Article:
Mr. Chairman, as you indicated at a hearing last year on H.R. 1375, banks should be able “to devote more resources to the business of lending to consumers and less to the bureaucratic maze of compliance with outdated and unnecessary regulations.” I couldn’t agree with you more. I believe that if we do not do something to stem the tide of ever increasing regulation, America’s community banks will disappear from many of the communities that need them most. That is why I think it is incumbent upon all of us – Congress, regulators, industry and consumer groups – to work together to eliminate any outdated, unnecessary or unduly burdensome regulations. I am personally committed to accomplishing that objective.

One possible solution to the problem of ever increasing regulatory burden on community banks would be to create a two-tiered regulatory system. From both a safety-net perspective and a regulatory burden perspective, the largest banking institutions and community banks are very different, and, as a practical matter, we already have the beginnings of a two-tiered approach to bank supervision. Community banks, for example, are examined at specific intervals while the largest institutions are examined in real time by teams of examiners that are on site every day. Once the Basel II capital standards are adopted, the largest banks will have to adhere to the new standards, while small and medium size banks will continue to be governed by the present standards.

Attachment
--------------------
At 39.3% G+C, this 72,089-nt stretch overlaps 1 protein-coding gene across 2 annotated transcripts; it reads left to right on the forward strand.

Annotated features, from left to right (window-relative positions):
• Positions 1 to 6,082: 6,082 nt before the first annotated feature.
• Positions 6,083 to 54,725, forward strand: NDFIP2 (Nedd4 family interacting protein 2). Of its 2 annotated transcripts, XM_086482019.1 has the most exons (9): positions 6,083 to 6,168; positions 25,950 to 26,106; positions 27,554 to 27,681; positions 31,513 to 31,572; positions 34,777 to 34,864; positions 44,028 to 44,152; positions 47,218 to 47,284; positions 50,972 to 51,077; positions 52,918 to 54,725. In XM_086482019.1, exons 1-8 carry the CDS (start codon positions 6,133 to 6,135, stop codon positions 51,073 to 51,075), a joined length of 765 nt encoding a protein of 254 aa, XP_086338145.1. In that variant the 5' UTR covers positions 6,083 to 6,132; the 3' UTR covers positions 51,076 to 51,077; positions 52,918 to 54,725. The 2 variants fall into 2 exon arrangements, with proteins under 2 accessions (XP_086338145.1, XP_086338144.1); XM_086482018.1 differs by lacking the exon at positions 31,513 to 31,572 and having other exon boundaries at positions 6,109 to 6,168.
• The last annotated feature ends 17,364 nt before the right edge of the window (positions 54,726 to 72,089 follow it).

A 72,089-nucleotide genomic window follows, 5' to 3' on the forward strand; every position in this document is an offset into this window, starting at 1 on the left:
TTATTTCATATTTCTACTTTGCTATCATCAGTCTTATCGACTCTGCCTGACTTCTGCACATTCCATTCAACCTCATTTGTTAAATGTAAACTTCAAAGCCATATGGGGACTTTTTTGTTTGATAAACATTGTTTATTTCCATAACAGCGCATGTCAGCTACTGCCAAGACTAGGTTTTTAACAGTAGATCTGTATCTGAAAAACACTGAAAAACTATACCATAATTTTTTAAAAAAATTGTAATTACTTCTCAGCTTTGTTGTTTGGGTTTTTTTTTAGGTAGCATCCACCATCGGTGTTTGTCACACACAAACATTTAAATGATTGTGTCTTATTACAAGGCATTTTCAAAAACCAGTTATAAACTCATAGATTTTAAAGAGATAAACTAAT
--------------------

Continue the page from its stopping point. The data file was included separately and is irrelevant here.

I think we need to consider ways to expand this two-tiered approach. We need to look for possible exemptions for community banks from the application of certain laws, where consistent with safety and soundness and consumer protection. We also need to look for ways to reduce the number of reports that community banks must file and reduce the complexity of the information demanded from these banks.

I am confident that, if we all work together, we can find ways to regulate that are both more effective and less burdensome, without jeopardizing the safety and soundness of the industry or weakening important consumer protections.

Thank you for providing me with this opportunity to testify here today.


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Last Updated 12/6/2011